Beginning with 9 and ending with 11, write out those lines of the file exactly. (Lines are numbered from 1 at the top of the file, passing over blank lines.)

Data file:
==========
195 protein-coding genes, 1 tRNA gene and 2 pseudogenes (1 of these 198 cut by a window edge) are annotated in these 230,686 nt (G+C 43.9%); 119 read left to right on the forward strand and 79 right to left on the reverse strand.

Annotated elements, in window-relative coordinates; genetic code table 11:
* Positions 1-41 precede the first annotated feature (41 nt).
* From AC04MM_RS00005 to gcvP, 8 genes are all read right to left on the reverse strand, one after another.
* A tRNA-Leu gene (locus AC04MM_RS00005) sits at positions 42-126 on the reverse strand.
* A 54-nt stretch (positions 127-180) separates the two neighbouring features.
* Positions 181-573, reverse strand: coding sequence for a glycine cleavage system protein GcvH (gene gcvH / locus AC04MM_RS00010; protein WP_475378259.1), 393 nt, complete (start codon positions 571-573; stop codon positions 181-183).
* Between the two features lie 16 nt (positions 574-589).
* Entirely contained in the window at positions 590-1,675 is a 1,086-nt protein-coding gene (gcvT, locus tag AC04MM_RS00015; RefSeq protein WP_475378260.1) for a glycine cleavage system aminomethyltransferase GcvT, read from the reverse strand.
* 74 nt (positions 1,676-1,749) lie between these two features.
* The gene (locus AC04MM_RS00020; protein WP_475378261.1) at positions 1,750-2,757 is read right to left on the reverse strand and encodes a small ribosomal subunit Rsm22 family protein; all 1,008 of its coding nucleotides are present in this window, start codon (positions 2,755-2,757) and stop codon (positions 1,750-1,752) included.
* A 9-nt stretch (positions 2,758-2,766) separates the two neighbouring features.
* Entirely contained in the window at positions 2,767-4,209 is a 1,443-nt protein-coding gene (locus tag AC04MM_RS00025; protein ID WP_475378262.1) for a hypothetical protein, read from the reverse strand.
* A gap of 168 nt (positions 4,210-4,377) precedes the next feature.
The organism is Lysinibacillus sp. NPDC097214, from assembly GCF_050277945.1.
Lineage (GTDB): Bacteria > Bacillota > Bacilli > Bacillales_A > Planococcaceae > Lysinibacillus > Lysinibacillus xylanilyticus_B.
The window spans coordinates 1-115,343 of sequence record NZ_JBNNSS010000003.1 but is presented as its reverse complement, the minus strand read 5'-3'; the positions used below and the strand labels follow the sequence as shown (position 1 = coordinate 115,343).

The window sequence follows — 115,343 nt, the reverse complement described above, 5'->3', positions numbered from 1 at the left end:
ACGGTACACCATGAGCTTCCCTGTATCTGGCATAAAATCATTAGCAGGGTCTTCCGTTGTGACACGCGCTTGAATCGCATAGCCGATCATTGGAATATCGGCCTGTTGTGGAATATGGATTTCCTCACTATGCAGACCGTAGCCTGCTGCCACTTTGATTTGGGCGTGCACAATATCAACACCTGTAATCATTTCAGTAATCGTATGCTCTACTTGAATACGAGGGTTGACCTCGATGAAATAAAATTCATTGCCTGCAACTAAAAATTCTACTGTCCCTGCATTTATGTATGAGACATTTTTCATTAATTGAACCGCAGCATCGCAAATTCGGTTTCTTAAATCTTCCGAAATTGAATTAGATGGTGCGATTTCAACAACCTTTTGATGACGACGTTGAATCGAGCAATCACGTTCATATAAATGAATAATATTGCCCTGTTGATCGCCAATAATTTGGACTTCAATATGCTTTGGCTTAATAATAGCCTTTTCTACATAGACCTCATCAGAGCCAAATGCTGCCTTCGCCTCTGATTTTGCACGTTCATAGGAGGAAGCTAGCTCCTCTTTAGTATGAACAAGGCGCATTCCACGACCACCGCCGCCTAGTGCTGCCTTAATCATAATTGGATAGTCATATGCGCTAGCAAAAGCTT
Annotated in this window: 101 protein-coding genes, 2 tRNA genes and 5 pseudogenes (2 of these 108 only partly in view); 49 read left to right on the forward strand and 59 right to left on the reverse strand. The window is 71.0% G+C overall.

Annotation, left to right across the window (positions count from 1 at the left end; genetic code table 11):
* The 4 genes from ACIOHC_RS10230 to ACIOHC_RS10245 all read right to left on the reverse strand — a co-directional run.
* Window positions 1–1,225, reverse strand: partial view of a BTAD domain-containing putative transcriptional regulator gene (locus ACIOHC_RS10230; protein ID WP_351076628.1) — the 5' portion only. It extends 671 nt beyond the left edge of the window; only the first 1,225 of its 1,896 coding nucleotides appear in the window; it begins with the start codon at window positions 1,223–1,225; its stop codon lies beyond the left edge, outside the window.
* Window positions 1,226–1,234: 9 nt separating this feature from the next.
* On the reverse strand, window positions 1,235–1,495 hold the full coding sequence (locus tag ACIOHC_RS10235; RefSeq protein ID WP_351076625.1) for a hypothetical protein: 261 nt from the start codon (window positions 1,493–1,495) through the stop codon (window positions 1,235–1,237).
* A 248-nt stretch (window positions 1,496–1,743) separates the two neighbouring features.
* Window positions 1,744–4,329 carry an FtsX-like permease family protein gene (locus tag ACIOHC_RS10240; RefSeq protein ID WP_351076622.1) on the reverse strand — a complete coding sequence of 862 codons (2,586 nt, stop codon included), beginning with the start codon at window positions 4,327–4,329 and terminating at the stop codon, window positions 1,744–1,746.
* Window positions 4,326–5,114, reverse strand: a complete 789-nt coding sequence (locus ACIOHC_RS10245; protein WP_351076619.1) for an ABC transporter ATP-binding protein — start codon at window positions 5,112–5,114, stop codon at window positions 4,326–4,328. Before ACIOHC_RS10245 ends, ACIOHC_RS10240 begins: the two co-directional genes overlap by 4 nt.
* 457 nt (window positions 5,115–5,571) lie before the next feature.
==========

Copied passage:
* Entirely contained in the window at positions 590-1,675 is a 1,086-nt protein-coding gene (gcvT, locus tag AC04MM_RS00015; RefSeq protein WP_475378260.1) for a glycine cleavage system aminomethyltransferase GcvT, read from the reverse strand.
* 74 nt (positions 1,676-1,749) lie between these two features.
* The gene (locus AC04MM_RS00020; protein WP_475378261.1) at positions 1,750-2,757 is read right to left on the reverse strand and encodes a small ribosomal subunit Rsm22 family protein; all 1,008 of its coding nucleotides are present in this window, start codon (positions 2,755-2,757) and stop codon (positions 1,750-1,752) included.